Zimbabwe v Bangladesh, 5th ODI, Bulawayo

Defeats have taken the gloss off - Butcher

Mohammad Isam in Bulawayo

August 21, 2011

Comments: 12 | Text size: A | A

Zimbabwe players watch as coach Alan Butcher demonstrates a point, Nagpur, February 27, 2011
Alan Butcher: "We [Zimbabwe] played as a collective unit." © Associated Press
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The Bulawayo defeats were not the finale that Alan Butcher and Brendan Taylor would have wanted to mark Zimbabwe's second-coming to international cricket, though the overall 3-2 victory no doubt pleased both players and fans. Zimbabwe may have secured the series even before the teams made the five-hour trip south from Harare, but the two losses at the Queens Sports Club would have stung.

While the biggest crowd of the series built up through the morning, Shakib Al Hasan was busy building a competitive total for Bangladesh. Naturally, there was some discontent later in the day as the home side was rolled over for 160.

No, Zimbabwe weren't complacent, coach Butcher made clear up front. "We weren't on holiday," he said. "Bangladesh came back and played well in the third match in Harare. We knew from playing against them in the past that they had more to offer than they showed in the first two games."

Man-of-the-Series Brian Vitori's absence due to injury, Butcher said, made quite a difference. "Brian Vitori bowled magnificently in the first two games and tore their batting apart. He wasn't very successful in the third game and missed the last two with a niggle."

Butcher also said Bangladesh may have underestimated the hosts early on in the series. "They may have been complacent, thinking they would roll us over and then before they knew it, they lost the series. I am disappointed to lose the last two games [though], it has taken a bit of the gloss off."

With Zimbabwe set to host Pakistan for one Test, three ODIs and two Twenty20s in September, Butcher said the side needed to look at what's worked for them in this series and use that knowledge to improve further. "There are still things we need to work on to keep moving forward. We played as a collective unit. There have been a few outstanding performances, of course Brian Vitori and the experienced players contributing in most games."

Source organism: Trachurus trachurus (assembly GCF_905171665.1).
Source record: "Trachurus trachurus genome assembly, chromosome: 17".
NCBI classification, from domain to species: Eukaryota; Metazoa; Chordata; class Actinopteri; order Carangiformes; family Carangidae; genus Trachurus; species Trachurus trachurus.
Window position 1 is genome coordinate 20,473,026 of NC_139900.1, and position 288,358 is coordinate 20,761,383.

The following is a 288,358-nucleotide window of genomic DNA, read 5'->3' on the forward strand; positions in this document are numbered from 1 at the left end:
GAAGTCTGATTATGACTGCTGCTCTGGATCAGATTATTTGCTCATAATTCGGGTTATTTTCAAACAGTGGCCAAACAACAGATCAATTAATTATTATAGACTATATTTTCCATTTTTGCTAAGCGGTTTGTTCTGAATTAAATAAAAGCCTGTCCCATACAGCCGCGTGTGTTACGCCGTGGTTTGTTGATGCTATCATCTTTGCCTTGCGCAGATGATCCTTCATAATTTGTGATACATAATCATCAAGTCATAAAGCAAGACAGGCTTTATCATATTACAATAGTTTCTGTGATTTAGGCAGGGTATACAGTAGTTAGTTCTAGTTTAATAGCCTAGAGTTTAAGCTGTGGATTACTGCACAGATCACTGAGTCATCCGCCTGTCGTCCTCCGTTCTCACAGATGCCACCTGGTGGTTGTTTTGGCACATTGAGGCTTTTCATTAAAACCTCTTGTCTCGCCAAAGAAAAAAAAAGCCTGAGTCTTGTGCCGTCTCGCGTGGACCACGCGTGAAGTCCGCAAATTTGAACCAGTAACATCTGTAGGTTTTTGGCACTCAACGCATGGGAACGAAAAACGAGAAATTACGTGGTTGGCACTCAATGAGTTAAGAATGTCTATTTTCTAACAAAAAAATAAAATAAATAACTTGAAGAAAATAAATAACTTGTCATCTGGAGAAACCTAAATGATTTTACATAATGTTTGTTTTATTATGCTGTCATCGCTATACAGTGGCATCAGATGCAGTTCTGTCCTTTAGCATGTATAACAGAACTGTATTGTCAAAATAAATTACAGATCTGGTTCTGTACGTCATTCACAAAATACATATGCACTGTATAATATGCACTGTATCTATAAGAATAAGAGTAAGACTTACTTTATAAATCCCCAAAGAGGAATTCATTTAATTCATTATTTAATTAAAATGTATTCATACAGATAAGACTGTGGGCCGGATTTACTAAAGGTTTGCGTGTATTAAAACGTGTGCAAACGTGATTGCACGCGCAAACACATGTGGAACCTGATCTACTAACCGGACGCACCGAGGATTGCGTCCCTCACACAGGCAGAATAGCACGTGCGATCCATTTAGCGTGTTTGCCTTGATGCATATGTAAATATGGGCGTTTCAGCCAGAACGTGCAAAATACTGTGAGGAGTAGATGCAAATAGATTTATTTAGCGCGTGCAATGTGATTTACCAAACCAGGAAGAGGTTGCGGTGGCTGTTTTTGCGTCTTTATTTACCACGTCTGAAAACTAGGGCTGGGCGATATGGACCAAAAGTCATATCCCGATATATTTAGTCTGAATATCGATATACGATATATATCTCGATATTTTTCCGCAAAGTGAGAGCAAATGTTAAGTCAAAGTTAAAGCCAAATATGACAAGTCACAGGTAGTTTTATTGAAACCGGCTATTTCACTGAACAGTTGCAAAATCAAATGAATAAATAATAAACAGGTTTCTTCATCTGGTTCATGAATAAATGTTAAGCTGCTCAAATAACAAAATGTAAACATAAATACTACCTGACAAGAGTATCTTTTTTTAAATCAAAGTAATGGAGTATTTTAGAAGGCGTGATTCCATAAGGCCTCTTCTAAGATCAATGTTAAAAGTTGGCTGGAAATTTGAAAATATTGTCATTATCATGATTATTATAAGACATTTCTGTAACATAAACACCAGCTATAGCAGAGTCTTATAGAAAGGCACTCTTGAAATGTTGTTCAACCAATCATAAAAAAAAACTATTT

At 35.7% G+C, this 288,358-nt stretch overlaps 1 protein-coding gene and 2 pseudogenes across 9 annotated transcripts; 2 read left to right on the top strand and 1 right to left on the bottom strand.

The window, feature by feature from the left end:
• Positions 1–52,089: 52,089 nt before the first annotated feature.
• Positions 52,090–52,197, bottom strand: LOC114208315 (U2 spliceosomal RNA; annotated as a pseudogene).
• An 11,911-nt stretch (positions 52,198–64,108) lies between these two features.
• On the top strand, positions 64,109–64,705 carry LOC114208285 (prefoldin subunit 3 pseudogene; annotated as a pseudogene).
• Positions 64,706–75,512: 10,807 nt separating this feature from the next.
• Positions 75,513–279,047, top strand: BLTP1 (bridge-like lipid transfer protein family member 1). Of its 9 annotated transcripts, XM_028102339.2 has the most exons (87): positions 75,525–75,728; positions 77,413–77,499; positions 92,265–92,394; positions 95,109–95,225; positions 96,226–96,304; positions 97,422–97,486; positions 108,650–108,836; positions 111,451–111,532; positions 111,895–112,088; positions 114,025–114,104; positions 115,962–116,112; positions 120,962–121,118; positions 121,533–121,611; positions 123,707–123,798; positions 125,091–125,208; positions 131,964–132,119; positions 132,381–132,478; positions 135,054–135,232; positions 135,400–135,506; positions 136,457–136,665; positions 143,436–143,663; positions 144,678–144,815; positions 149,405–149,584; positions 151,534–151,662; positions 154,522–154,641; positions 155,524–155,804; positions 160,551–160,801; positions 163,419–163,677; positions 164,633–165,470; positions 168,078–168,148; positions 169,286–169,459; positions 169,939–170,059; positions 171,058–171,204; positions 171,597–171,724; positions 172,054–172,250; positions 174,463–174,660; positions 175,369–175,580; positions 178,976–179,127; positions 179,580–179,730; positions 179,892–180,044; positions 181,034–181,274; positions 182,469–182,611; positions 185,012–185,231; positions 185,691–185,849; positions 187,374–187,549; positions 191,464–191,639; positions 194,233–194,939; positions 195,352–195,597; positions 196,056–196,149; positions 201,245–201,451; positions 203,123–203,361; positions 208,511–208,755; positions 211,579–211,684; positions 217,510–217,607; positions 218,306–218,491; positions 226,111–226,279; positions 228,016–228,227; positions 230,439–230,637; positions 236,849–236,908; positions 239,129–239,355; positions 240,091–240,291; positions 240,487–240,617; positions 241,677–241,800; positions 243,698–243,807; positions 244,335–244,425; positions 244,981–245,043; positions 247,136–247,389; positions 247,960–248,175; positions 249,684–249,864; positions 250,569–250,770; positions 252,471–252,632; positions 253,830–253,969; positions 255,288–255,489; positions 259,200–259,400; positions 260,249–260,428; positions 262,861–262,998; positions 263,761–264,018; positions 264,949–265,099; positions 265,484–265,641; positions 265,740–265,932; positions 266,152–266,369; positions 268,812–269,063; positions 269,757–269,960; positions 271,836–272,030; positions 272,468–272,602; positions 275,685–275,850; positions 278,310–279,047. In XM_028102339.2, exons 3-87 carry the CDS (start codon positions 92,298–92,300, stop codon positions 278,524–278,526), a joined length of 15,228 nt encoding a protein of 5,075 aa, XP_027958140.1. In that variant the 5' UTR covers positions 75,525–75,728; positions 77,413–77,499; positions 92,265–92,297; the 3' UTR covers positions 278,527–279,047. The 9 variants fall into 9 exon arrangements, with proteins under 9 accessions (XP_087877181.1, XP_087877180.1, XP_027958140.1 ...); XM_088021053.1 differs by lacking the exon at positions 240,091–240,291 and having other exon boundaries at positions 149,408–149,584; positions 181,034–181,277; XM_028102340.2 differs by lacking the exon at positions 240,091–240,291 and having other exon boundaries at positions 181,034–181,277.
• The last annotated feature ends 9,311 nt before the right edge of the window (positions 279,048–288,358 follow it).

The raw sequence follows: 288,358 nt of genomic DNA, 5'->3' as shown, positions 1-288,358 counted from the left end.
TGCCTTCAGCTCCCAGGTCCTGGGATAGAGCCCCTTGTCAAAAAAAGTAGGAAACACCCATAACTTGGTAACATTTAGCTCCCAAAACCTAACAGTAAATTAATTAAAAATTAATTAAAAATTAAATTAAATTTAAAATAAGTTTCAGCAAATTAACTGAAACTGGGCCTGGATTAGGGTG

Stuart Law, Bangladesh's newly-appointed coach, said it was time to review the way things worked in Bangladesh cricket. "I understand Bangladesh are very passionate about their cricket. They do things differently and I think sometimes it might not be to the benefit of the cricket team," he said. "What's happened over the years obviously hasn't worked, because Bangladesh hasn't lifted off the bottom [of the rankings].

"I know I'm going to upset a lot of people when I mention these things, but if we really think hard about it, a lot of things have got to change. Not just from the players' side, but from all walks of life relating to Bangladesh cricket. It's not a negative or harsh thing to try something different to make the boys better and start climbing that ladder."

Mohammad Isam is senior sports reporter at the Daily Star in Dhaka

© ESPN Sports Media Ltd.

Posted by   on (August 24, 2011, 9:49 GMT)

Was expecting a whitewash, credit to BD for saving face. I wonder if some of the Zim cricketers are now aware that it's now survival of the fittest and that no one is guaranteed a place anymore, not with all the improved talent chomping at the bit. By now Zim should be able to bat all the way to no.7 without collapse. All the same, good to win the series. Pakistan will no doubt test out mettle all the more!! Go Zim.

Posted by   on (August 23, 2011, 9:31 GMT)